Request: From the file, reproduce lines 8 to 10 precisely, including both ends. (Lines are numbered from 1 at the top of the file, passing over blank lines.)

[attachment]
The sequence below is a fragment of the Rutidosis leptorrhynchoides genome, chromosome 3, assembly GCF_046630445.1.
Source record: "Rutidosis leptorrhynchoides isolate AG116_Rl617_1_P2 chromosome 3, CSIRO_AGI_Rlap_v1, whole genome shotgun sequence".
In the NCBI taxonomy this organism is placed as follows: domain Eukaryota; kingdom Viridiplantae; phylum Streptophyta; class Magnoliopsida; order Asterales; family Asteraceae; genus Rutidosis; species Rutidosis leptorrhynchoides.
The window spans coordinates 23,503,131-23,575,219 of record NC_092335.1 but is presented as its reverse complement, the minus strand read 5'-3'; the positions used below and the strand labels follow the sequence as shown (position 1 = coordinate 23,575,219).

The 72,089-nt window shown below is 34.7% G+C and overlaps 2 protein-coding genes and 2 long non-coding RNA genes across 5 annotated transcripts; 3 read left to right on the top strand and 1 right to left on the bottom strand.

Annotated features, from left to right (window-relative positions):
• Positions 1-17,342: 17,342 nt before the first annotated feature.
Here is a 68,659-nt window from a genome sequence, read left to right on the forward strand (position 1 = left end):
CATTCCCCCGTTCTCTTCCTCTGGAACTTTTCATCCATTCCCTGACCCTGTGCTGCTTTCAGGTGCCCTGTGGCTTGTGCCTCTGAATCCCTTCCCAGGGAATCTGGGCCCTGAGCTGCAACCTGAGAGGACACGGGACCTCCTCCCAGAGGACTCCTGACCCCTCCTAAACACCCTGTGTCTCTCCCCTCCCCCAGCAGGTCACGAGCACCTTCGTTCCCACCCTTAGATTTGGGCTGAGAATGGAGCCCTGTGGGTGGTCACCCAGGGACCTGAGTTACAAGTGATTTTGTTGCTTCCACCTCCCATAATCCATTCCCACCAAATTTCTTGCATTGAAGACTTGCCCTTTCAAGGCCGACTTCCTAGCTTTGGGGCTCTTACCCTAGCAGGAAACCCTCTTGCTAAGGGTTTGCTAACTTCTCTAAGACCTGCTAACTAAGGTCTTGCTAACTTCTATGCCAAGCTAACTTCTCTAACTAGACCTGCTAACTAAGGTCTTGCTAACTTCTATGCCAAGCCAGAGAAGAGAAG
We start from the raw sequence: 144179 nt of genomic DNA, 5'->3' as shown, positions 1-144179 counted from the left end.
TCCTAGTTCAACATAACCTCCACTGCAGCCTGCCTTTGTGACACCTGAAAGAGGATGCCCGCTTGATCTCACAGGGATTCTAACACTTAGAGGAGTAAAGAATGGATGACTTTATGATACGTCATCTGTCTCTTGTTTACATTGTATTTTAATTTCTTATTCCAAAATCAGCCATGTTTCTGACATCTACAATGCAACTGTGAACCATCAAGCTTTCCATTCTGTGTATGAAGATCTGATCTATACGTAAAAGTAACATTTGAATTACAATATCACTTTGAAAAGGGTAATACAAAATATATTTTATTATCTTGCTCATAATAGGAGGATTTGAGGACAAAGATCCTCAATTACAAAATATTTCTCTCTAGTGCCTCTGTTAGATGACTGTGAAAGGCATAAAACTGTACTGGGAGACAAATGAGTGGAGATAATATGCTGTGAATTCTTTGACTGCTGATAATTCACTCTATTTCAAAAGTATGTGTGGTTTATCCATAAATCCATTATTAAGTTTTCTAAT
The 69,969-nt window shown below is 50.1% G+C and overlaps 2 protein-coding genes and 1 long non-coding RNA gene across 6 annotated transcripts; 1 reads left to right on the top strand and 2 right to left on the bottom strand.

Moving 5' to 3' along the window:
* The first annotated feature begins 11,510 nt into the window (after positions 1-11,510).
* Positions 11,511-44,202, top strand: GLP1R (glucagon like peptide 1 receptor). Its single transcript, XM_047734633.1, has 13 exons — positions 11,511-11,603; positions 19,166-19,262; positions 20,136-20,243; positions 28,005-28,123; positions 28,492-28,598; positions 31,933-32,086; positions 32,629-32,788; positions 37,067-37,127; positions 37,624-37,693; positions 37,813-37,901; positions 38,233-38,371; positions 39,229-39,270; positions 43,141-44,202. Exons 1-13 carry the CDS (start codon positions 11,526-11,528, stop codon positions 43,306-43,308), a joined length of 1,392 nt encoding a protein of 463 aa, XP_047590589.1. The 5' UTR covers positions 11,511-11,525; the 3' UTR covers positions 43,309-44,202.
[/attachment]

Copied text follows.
Here is a 68,659-nt window from a genome sequence, read left to right on the forward strand (position 1 = left end):
CATTCCCCCGTTCTCTTCCTCTGGAACTTTTCATCCATTCCCTGACCCTGTGCTGCTTTCAGGTGCCCTGTGGCTTGTGCCTCTGAATCCCTTCCCAGGGAATCTGGGCCCTGAGCTGCAACCTGAGAGGACACGGGACCTCCTCCCAGAGGACTCCTGACCCCTCCTAAACACCCTGTGTCTCTCCCCTCCCCCAGCAGGTCACGAGCACCTTCGTTCCCACCCTTAGATTTGGGCTGAGAATGGAGCCCTGTGGGTGGTCACCCAGGGACCTGAGTTACAAGTGATTTTGTTGCTTCCACCTCCCATAATCCATTCCCACCAAATTTCTTGCATTGAAGACTTGCCCTTTCAAGGCCGACTTCCTAGCTTTGGGGCTCTTACCCTAGCAGGAAACCCTCTTGCTAAGGGTTTGCTAACTTCTCTAAGACCTGCTAACTAAGGTCTTGCTAACTTCTATGCCAAGCTAACTTCTCTAACTAGACCTGCTAACTAAGGTCTTGCTAACTTCTATGCCAAGCCAGAGAAGAGAAG
We start from the raw sequence: 144179 nt of genomic DNA, 5'->3' as shown, positions 1-144179 counted from the left end.